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Question about Biochemical recurrence

456 retired
Posts: 3
Joined: Mar 2017

Gentleman,

New guy to this site but old guy in the program. I had my Robotic in 2010 that pushed the PSA back to .008 for three years. The PSA has been slowly creeping back up to a current .238. I have been looking for the right questions to ask, and came across a point made by a contributor on this site. How does one know that the prostate cells,  presumable left behind in the surgery, shown by the rise in PSA are cancerious or benign? I'm 72 and luckly in pretty good health other than this. I would like to avoid SRT complications and hope there are a few years ahead. Thanks for your input.

Jim

Old Salt
Posts: 720
Joined: Aug 2014

The possibility that your current PSA level is due to cells that had escaped from the prostate prior to the surgery needs to be considered as well, unfortunately! In that context, it would be highly useful to know the pathology of the excised gland. Can you provide that info, please?

VascodaGama's picture
VascodaGama
Posts: 3015
Joined: Nov 2010

Retired

Welcome to the board.

I cannot fully understand your inquire. Do you want to know if is there any possibility that the increasing PSA belongs to benign cells?
Or are you inquiring if you can avoid a salvage treatment due to your age, in particular avoiding SRT?

The PSA alone that you provide is not enough to substance an opinion. I doubt that the increase from 0.008 to 0.238 in four years belongs to a piece of benign prostatic tissue left behind. It could be from a cancerous piece left behind or from metastases already set before the surgery. By logic you do understand that benign tissue do not duplicate the PSA in such amounts, unless one is confronting a hyperplasia case (when the whole gland is in place). The number of cells increase so that the PSA increases too. Benign cells duplicate and die maintaining the initial number. Cancerous duplicate and do not die. They take the place of benign (squeezing those away) and travel to other friendly places were they manage to survive and expand.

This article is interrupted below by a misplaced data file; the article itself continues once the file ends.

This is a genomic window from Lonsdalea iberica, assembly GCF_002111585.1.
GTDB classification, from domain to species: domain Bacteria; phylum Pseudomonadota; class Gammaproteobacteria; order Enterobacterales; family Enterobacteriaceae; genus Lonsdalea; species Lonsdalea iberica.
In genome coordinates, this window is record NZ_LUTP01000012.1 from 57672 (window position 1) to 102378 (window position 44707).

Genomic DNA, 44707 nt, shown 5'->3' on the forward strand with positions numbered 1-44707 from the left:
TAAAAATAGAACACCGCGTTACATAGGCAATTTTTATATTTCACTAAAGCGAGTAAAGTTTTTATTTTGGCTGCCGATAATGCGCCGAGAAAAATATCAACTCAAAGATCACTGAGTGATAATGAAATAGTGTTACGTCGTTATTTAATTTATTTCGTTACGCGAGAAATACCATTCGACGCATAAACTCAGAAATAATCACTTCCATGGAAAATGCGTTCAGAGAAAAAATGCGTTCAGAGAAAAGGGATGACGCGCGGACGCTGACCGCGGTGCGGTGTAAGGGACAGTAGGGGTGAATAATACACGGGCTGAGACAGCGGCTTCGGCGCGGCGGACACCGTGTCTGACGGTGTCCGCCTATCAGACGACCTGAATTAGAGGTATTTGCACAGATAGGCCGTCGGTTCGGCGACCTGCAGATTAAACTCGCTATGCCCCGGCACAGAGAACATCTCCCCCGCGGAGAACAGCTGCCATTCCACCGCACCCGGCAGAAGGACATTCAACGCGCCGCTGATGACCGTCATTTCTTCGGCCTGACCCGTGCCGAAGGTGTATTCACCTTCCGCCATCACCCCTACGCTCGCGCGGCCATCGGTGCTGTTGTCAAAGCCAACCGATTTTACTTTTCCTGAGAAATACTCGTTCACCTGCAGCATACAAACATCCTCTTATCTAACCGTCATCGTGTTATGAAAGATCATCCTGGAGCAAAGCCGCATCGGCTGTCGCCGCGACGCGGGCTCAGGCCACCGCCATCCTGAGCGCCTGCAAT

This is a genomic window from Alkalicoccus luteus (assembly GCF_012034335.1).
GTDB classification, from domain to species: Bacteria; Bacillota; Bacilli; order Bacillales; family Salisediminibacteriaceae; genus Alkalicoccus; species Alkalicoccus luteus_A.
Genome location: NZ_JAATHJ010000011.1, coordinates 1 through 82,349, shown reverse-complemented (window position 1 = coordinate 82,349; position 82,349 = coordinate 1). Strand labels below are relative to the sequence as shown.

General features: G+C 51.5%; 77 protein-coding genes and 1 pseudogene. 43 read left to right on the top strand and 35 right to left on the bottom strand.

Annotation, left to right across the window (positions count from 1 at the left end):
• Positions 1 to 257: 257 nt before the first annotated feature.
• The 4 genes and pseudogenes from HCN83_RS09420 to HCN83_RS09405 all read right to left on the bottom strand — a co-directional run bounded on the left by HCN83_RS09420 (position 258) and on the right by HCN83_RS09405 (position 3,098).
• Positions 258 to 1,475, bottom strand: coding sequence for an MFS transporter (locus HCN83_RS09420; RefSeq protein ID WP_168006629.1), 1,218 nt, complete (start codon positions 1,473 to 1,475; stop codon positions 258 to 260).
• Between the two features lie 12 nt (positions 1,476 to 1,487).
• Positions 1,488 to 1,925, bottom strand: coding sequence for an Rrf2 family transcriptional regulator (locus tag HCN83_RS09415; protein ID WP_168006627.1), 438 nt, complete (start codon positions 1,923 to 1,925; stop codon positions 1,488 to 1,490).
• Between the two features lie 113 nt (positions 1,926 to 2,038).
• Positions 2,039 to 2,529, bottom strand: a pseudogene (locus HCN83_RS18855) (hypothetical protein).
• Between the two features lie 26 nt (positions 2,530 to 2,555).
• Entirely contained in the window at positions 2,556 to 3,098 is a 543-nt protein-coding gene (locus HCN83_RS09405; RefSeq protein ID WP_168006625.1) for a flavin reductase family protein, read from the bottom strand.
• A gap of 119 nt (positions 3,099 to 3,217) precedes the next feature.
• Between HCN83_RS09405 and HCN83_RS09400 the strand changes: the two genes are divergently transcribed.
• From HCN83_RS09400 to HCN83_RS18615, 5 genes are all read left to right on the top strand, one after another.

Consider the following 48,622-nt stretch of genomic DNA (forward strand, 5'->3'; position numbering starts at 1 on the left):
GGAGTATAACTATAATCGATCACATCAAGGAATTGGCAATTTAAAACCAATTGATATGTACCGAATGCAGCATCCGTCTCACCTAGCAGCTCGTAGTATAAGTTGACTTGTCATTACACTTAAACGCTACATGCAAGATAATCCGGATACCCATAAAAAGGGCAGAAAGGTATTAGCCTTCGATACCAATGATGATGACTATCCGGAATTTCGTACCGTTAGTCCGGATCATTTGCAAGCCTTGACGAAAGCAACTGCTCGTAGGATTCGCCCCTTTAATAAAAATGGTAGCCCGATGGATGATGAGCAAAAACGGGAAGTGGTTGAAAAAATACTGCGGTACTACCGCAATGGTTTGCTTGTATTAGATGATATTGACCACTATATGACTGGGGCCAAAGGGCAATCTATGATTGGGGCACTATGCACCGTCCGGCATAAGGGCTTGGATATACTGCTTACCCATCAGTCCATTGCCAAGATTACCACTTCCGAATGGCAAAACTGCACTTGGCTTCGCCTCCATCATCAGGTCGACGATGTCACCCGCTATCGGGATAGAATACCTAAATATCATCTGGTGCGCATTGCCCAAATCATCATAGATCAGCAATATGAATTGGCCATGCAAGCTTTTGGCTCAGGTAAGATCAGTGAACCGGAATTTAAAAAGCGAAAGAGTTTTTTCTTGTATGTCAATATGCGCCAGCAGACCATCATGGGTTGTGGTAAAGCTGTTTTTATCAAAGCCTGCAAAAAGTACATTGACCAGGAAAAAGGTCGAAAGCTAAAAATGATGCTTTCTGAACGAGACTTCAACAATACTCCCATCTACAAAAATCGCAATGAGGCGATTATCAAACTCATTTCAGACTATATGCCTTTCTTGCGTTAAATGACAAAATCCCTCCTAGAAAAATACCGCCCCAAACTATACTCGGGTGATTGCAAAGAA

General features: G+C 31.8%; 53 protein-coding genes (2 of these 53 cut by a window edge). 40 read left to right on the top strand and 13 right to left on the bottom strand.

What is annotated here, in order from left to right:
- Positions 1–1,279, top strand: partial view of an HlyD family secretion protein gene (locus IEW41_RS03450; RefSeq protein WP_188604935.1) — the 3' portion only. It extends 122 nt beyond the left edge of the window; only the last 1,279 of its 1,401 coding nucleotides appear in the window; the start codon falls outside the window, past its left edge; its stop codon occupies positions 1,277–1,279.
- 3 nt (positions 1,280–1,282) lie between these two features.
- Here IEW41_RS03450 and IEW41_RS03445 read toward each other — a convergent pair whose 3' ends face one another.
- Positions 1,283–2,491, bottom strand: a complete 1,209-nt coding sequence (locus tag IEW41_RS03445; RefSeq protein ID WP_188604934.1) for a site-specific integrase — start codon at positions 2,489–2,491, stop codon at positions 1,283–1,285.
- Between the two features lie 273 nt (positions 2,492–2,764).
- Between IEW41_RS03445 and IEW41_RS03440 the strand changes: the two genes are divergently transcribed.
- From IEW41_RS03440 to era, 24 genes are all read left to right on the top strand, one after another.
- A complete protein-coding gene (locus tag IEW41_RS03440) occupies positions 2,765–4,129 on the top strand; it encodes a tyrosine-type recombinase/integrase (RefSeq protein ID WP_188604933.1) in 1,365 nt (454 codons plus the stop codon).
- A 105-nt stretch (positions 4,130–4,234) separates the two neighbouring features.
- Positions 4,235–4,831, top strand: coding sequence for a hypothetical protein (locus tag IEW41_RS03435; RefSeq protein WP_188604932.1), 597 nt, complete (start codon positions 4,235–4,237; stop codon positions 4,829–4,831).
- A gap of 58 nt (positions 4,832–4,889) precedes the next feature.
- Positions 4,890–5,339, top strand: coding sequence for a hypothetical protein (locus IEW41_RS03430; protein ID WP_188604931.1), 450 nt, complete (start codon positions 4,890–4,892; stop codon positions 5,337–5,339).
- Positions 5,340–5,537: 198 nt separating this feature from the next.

There are robotic cases where tiny benign pieces were left behind producing serum but such do not duplicate as seen in continuous increases (your case).

SRT can be nasty but administered by responsible and specialized physicians is a friendly approach more than what one may think. The isodose planning can be done according to what it is needed and it can be planned to avoid those areas critical for risks or side effects, at the wish of the patient. It also can be done based on proper image studies (PSMA PET/CT plus 3tMRI) locating the bandit, therefore limiting the scope of attack, avoiding areas of concern.

Hormonal manipulations (ADT) also manage to hold (at its track) the advancement of the cancer if one's type of cells respond to the treatment. This works well during many years and can be administered intermittently, allowing periods of recovery away from symptoms. ADT is also linked to risks and side effects. Some guys experience mild symptoms but some got them nasty. One needs to be fit in terms of heart health and diabetes.

I suggest you to share more details so that survivours can provide you ideas based on their experiences.

Best wishes.

VGama

456 retired
Posts: 3
Joined: Mar 2017

Gentleman,

DaVinci 0n 4/5/2010

PSA stayed < .008 thu 11/26/2012

Then .044 12/6/13

        .057   6/4/14

         .079 12/5/2014

         .112   6/4/2015

         .115 11/11/2015 

         . 151 5/31/2016

         . 238  2/1/2017

At the surgery I was 3.8 PSA, pt2c, 3+4(7) Gleason, carcinoma confined to prostate approx. 10%

My surgeon offered that if I was 60 rather than 72, there would be no question but to do SRT. My older brother went through a similar pattern and had difficulties with both the prostatectomy and SRT. His PSA is over 50 now and scans are still negative. 

I have tried the internet nomograms of both Johns Hopkins and Sloan Kettering with the outcomes being radically different. I very much appreciate your insights and suggestions as I'm still looking for the questions and hopefully answers. VGama, I think that is yes to both your points.